US-VISIT (U.S. Visitor and Immigrant Status Indicator Technology Program). It is a program that allows to collect information about the entry and the exit of non-U.S. citizens and to verify their identity.

Visa. A stamp placed in a passport that allows their holders to enter the United States according to the conditions for that visa type. The validity period on the visa is the time period in which someone may make an entry into the United States. The validity period of the visa has no relation to the period of time someone is allowed to remain in the U.S. Visas can be designated as either immigrant visas or nonimmigrant visas. 

Visa Waiver Program (VWP).

The Visa Waiver Program (VWP) allows citizens of certain countries to travel to the U.S. for up to 90 days without obtaining a visa. Not all countries participate in the VWP, and not all visitors from VWP countries are eligible for the program. No extension or change of status is permitted.

Voluntary Departure. It means that you agree to leave the United States, without attempting to assert any rights to stay.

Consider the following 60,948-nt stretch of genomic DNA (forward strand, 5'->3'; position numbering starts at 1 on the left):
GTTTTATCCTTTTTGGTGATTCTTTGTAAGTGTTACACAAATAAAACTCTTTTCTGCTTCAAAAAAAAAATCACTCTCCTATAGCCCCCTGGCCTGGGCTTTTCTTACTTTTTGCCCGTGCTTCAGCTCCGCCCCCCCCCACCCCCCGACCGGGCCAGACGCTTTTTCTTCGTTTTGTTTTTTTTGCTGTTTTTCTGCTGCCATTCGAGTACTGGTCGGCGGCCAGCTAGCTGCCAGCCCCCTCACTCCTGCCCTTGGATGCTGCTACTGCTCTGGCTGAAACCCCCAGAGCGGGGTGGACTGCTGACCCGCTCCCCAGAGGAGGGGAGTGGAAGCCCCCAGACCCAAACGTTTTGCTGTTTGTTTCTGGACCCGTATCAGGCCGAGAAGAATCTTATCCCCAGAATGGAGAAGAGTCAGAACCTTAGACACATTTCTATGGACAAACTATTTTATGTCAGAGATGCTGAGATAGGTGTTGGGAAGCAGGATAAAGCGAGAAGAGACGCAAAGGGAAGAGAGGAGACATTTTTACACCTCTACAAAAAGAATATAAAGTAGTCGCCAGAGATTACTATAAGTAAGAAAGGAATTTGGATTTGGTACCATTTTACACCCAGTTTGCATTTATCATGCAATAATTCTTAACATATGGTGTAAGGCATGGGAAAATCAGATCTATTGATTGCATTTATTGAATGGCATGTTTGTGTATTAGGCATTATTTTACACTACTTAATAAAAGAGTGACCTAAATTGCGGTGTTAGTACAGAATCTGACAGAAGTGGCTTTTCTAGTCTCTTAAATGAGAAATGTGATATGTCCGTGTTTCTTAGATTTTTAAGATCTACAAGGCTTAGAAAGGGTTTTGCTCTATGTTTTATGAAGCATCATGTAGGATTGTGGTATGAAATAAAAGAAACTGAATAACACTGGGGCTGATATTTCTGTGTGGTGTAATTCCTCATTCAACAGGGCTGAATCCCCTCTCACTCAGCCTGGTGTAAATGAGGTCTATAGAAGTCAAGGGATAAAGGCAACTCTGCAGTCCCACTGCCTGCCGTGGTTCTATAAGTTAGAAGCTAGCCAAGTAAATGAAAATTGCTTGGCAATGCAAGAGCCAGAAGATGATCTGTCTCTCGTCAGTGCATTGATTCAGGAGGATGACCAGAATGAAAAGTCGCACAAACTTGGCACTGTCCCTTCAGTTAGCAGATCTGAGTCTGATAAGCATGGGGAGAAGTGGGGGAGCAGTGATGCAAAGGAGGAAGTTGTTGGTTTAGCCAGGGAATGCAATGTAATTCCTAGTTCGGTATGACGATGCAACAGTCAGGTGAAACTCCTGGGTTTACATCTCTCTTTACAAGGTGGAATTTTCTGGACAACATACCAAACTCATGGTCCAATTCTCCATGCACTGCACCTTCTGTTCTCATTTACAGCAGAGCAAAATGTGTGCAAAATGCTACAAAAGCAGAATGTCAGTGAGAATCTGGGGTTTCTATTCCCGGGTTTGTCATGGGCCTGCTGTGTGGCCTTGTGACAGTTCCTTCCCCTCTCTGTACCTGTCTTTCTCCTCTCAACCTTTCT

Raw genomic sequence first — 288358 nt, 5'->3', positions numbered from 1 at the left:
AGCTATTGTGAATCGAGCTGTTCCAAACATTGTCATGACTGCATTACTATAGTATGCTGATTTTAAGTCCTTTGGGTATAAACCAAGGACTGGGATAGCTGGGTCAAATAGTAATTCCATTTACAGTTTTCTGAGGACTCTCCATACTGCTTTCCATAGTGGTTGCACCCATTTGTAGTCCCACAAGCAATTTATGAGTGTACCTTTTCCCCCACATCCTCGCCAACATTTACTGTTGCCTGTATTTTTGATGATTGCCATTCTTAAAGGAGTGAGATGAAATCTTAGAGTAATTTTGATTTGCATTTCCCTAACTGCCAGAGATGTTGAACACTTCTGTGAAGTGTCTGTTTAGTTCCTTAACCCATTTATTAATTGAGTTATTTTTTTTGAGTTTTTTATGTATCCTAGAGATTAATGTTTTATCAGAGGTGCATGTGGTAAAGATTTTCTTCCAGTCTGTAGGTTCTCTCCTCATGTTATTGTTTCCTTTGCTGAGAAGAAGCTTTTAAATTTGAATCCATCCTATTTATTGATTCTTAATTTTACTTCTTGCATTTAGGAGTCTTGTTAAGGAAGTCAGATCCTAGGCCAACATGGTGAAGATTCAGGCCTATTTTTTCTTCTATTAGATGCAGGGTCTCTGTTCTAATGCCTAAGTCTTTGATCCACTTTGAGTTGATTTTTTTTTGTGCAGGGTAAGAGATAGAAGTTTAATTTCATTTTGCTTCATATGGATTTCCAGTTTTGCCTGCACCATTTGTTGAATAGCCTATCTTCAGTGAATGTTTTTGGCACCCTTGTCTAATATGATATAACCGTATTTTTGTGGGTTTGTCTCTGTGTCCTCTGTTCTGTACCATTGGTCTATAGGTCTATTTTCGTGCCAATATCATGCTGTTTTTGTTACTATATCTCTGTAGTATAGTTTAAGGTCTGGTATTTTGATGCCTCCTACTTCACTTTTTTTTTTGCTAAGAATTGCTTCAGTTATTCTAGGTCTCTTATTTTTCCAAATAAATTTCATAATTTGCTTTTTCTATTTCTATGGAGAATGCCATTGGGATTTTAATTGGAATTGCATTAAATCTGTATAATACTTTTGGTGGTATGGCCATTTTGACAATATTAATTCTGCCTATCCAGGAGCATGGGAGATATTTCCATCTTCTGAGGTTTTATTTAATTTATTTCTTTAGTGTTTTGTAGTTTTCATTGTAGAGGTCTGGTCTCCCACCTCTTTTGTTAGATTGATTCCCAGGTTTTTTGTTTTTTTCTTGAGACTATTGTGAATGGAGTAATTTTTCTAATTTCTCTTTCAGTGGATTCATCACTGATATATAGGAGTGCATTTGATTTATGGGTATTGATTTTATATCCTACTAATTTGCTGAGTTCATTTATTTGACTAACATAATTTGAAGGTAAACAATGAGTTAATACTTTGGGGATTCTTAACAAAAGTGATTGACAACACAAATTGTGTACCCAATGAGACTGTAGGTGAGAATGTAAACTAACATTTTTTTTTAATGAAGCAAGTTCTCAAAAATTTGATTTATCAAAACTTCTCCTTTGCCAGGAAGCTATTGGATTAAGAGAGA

Waivers. There is number of grounds of admissibility which can be waived under certain circumstances. At the same time the waivers can not obtain a visa or status.

Withholding of Removal. Withholding of removal is similar to asylum in that an individual must prove that there is some type of threat to his or her life or freedom. In addition, like asylum, the applicant must show that this threat is connected to one of the five statutory grounds–race, religion, nationality, political opinion, or membership in a particular social group. However, there are substantial differences between asylum and withholding of removal. Withholding of removal carries a higher burden of proof.

Work Permit. Provisional status given by the government to aliens, allowing them to work legally in this country. It certifies that they have gained entry to the country legally and are allowed to work for a stated period of time. At the same time there is no single document in U.S. immigration law that is a “work permit”.